Tablet sales to fall for third successive year as PC market stabilizes

Microsoft Surface 3

The iPad was once expected to render the PC practically extinct, with households and offices forecast to ditch their computers for portable touchscreens.

But sales of tablet computers are now set to fall sharply for their third consecutive year after
researchers said demand had peaked and that the technology had proved less popular than smartphones or home computers.

Image courtesy of Ambro FreeDigitalPhotos.net
Image courtesy of Ambro FreeDigitalPhotos.net

Deloitte forecasts that sales of tablet computers will drop to under 165m this year, down 10pc on last year and almost a third below 2014. Meanwhile, researchers at IDC believe the PC market will stabilise this year at 251.4m, a drop of just 1.7pc. plan to buy one in the next 12 months.

Sales of tablets rose rapidly just as those of PCs started to decline after Apple’s first iPad was released seven years ago, leading some pundits to suggest the world was entering a “Post-PC” era.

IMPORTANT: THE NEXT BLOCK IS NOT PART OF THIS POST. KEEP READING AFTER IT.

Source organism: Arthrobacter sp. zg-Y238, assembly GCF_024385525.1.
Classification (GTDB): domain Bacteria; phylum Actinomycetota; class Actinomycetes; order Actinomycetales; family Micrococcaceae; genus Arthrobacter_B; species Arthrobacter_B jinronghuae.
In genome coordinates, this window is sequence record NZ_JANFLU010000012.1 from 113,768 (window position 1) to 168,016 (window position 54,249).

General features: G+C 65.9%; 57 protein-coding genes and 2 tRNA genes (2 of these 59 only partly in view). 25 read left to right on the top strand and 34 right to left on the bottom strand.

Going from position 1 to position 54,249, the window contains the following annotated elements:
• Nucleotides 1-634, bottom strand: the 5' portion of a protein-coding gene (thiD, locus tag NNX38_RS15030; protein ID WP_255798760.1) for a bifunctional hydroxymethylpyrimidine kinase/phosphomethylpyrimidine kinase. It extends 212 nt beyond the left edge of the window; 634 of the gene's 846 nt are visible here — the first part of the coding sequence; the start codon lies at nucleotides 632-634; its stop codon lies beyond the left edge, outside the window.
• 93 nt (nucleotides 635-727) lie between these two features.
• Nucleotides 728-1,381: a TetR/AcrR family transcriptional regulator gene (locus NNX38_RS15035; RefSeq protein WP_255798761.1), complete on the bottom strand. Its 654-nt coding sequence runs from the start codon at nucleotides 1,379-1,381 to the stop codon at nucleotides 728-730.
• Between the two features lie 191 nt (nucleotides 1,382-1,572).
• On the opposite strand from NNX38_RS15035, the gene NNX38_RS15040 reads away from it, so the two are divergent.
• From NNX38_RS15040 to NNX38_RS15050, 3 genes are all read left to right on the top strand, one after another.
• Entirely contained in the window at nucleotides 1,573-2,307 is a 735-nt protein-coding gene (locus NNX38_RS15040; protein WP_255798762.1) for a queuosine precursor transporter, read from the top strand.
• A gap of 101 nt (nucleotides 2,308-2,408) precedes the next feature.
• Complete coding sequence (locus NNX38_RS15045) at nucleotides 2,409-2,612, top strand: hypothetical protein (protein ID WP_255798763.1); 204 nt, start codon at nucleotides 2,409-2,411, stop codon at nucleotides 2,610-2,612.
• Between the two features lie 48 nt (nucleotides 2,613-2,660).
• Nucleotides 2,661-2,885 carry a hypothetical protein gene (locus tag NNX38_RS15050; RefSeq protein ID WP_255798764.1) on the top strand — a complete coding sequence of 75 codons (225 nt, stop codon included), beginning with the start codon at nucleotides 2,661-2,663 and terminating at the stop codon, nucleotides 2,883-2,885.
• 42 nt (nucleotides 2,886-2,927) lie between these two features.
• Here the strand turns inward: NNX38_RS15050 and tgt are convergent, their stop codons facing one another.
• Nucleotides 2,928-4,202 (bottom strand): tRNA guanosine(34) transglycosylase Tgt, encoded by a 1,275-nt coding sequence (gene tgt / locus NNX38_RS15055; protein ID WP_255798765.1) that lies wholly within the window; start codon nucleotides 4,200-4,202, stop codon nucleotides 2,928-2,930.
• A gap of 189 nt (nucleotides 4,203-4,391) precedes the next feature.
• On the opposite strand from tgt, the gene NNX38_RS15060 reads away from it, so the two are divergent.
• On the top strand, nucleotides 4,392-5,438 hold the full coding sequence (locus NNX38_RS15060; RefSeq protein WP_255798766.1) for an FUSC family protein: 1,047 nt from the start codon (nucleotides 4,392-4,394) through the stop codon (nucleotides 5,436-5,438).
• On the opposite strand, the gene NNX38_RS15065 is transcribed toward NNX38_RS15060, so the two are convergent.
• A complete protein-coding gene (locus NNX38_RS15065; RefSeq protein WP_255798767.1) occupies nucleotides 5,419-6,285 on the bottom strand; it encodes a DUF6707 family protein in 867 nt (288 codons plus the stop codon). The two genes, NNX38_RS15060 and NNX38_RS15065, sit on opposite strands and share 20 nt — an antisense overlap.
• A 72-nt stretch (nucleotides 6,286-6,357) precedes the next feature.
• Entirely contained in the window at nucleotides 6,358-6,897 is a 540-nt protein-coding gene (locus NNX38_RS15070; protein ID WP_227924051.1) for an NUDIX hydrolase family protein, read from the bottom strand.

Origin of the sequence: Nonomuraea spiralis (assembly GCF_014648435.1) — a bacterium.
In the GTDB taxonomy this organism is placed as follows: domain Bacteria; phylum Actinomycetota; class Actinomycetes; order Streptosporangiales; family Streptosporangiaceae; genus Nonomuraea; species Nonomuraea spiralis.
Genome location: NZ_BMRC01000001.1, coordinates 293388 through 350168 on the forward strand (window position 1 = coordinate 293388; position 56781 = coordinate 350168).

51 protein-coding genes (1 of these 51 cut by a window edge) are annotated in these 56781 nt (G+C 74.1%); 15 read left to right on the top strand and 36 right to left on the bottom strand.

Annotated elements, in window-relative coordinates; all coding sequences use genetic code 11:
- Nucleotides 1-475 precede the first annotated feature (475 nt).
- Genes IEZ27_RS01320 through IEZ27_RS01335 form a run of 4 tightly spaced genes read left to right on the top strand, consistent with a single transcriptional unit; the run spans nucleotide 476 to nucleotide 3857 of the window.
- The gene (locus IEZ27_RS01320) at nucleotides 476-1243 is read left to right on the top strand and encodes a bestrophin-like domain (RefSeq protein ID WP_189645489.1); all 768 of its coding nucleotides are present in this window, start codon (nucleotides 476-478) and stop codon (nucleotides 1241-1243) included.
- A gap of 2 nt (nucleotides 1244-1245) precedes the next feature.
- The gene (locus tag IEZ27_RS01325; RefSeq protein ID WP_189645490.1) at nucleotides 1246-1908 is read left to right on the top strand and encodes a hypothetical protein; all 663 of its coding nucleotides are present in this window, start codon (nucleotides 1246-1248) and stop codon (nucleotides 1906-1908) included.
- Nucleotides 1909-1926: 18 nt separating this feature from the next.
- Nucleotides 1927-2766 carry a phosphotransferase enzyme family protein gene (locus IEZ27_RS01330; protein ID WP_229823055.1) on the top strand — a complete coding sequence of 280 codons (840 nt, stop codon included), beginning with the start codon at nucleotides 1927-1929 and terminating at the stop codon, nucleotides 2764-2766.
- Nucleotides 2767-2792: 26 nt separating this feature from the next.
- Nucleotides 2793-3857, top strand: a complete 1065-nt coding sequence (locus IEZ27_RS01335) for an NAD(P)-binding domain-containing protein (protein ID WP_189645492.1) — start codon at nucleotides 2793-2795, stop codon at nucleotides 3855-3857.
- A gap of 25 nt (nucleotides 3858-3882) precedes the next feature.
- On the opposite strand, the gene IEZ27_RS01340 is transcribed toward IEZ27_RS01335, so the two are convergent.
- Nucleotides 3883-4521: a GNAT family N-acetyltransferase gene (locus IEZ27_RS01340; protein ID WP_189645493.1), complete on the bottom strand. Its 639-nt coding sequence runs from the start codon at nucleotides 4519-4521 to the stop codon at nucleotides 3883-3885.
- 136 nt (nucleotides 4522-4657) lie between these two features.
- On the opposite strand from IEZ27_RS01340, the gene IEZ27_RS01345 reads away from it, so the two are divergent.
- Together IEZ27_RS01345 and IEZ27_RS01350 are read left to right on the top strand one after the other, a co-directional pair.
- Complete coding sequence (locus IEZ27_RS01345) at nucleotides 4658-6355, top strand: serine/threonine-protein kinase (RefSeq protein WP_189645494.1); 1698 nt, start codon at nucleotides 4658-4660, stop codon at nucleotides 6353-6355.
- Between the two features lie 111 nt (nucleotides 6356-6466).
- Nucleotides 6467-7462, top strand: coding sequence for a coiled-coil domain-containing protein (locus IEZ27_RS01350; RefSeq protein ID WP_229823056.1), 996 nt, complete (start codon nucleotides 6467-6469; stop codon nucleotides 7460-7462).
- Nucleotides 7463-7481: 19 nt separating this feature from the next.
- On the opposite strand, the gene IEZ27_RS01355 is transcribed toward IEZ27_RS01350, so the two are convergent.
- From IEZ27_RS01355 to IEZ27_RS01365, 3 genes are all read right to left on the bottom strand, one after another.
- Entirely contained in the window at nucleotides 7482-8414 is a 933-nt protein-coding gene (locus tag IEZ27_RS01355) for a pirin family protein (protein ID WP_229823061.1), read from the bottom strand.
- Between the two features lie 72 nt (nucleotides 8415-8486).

But sales flatlined and then fell as users switched to smartphones with bigger screens as well as holding on to older tablets for longer than expected.

Deloitte said that while iPads have proved popular among less computer-savvy users, younger consumers had opted for laptops.

With smartphones becoming larger and more powerful, and our research showing that millennials typically prefer laptops to tablets, it seems that the tablet may be getting harder to swallow for consumers,” said Paul Lee, head of TMT research at Deloitte.

“There are three consumer devices that are leading tablets by a large margin: TVs, smartphones, and computers. It seems unlikely that the tablet will ever displace these devices.”

Apple has seen iPad sales fall to their lowest level since 2011, although it is attempting to reboot the market with a range of devices aimed at professionals. The company is rumoured to be launching new iPads in the spring.

This article originally appeared in the Telegraph on January 11, 2017. It was written by James Titcomb.

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